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World Series prediction

Astros will soar again as lots of rest could be Nats' undoing

Mike Harrington

The pick has been the same since March. There's no reason to change now. The Houston Astros are baseball's most complete team.

When the World Series starts Tuesday in Minute Maid Park against the Washington Nationals, the folks in Las Vegas have the Astros as the heaviest favorite to win a Fall Classic since nailing Boston's four-game drubbing of Colorado in 2007.

A lot went right for the Astros in the final two games of the American League Championship Series against the New York Yankees to set them up for this series. Jose Altuve's walkoff home run in Game 6 meant Gerrit Cole wasn't needed for a Game 7 and could possibly pitch three times against Washington if needed. Justin Verlander gave up four runs in the first inning of Game 5 but then worked through seven innings to save the relief corps for a bullpen game in Game 6.

The Astros have depth in their lineup, play great defense (what a double play left fielder Michael Brantley pulled in Game 6!) and have the recent experience of winning the title in 2017 against the Los Angeles Dodgers.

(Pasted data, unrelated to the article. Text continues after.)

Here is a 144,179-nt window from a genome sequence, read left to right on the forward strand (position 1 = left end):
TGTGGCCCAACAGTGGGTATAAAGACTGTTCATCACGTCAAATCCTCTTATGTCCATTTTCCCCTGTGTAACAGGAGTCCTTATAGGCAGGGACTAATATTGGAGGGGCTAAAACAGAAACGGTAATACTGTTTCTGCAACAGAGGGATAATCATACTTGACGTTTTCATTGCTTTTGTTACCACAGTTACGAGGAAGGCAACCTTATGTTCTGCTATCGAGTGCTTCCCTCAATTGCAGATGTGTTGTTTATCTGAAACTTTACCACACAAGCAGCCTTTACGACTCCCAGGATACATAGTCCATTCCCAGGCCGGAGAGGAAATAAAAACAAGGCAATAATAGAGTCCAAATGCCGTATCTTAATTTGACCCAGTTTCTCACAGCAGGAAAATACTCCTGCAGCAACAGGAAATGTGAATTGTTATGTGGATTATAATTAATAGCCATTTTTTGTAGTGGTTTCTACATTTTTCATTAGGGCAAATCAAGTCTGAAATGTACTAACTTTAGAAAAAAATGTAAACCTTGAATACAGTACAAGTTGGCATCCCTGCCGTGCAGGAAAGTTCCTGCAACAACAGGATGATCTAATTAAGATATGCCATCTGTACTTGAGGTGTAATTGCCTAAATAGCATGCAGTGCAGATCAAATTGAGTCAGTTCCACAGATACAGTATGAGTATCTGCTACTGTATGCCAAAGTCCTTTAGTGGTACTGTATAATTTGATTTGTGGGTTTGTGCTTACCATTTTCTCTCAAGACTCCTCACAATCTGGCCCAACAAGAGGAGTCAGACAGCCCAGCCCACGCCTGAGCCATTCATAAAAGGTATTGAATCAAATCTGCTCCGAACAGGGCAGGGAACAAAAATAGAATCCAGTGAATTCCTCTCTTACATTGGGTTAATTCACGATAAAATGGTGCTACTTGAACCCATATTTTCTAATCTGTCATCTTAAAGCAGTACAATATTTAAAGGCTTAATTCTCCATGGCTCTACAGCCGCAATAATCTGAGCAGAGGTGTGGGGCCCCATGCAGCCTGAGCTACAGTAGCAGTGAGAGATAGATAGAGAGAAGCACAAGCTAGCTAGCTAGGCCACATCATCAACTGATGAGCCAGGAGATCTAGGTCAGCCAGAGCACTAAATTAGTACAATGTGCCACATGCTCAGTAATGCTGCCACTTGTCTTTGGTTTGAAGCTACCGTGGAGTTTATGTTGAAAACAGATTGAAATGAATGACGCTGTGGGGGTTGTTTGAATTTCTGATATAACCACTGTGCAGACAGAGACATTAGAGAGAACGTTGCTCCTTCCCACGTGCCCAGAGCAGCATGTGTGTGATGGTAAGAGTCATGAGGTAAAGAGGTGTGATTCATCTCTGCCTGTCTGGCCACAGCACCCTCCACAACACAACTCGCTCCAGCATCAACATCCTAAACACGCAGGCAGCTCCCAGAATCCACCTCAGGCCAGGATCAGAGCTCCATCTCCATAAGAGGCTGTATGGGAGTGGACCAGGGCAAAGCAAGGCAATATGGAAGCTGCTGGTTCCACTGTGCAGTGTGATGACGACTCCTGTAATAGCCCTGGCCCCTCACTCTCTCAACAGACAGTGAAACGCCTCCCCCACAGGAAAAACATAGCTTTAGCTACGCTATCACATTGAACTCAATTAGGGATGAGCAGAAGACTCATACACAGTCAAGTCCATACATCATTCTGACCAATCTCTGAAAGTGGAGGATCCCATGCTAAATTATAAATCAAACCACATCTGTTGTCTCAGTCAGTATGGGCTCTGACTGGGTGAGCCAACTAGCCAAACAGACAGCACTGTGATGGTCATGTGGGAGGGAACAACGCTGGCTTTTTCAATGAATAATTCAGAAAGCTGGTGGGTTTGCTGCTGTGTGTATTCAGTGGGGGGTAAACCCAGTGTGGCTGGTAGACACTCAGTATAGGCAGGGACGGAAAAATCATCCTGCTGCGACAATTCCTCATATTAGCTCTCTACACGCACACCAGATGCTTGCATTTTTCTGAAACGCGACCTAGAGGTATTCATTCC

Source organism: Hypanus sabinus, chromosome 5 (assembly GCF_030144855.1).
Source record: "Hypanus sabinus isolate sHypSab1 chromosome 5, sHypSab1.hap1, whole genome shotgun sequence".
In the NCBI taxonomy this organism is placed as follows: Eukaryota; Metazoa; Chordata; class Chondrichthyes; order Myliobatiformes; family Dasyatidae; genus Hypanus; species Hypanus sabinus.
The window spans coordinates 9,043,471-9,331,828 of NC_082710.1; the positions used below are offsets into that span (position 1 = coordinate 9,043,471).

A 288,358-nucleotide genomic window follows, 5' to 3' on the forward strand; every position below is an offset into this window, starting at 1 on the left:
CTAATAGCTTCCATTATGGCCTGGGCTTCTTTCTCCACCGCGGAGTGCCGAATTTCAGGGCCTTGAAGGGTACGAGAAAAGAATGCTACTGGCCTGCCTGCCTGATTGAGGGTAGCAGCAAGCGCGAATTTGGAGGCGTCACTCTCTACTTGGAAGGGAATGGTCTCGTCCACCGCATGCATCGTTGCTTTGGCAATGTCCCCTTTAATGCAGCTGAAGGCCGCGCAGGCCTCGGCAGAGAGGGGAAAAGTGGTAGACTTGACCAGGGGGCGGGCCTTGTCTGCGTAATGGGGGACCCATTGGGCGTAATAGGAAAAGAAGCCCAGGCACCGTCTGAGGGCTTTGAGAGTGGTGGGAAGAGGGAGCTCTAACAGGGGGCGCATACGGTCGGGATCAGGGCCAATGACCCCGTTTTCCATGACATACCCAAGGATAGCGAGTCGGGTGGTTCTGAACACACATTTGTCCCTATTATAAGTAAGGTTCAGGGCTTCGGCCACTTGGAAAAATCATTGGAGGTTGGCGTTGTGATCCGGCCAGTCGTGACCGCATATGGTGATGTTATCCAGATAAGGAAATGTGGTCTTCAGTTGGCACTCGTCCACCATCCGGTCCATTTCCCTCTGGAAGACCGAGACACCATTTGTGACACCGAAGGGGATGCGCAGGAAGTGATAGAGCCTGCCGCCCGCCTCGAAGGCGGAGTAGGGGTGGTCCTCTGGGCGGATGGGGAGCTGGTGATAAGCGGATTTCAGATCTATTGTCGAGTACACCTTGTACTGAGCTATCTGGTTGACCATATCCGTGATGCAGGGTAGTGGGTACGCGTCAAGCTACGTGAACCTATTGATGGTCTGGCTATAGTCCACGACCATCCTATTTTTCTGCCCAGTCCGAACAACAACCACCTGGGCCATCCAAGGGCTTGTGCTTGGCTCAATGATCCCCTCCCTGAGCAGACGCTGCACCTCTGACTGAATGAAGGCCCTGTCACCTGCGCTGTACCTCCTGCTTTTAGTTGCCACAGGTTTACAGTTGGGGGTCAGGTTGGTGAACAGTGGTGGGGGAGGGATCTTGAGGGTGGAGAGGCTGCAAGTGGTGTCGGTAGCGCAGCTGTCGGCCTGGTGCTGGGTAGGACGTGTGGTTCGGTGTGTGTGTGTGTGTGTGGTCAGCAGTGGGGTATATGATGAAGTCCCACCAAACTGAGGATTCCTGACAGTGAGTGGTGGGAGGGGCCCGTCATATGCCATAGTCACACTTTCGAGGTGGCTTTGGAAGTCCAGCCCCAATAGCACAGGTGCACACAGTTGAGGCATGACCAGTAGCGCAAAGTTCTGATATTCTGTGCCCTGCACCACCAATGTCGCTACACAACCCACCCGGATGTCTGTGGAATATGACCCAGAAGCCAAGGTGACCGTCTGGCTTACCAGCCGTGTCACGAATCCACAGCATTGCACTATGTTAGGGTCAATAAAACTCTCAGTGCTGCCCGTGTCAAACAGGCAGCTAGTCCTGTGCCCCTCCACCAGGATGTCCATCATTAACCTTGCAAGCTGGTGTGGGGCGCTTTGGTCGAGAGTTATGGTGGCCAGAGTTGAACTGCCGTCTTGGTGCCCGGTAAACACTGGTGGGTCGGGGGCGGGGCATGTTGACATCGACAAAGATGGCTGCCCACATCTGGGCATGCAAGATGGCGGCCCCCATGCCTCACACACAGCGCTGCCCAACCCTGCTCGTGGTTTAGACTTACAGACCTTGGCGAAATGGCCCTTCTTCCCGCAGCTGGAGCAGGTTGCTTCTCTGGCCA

Now,  the Washington Nationals have outstanding starting pitching too. Max Scherzer, Steven Strasburg and Patrick Corbin are horses. Fair enough. It could be their equalizer. But those guys better be good because recent history shows teams that sit a week to wait for the World Series after sweeping a League Championship Series are generally toast in the Fall Classic.

Since 1985, when the LCS became seven games, teams sweeping to victory are just 1-7 in the World Series. The lone win was in 1995, when Atlanta beat Cleveland in six games.

Some of the losses were gruesome. The 2006 Tigers lost in five games to the Cardinals and threw the ball all over the infield defensively. The '07 Rockies entered the Series on a 21-1 run – and promptly scored only 10 runs against the Red Sox. The 2012 Tigers swept the Yankees in the ALCS but then endured a four-game drubbing at the hands of the San Francisco Giants, scoring only six runs and getting shut out twice.

Rest is everything in the postseason in the NHL, NBA and NFL. It's often a negative in baseball, where hitters get cold in the absence of their everyday routine and pitchers often are too strong and can't control their stuff as well with too much rest. The Nationals are going to be dissected for signs of the same malady, particularly at the plate.

Give it up to the Nats just for getting here after a 19-31 start and pulling off miracles in the wild-card game against Milwaukee and Game 5 of the division series against the Dodgers. They're kind of the St. Louis Blues of MLB this year, except they're not going to land the trophy. It's going to be two titles in three years deep in the heart of Texas.

Prediction: Astros in five.

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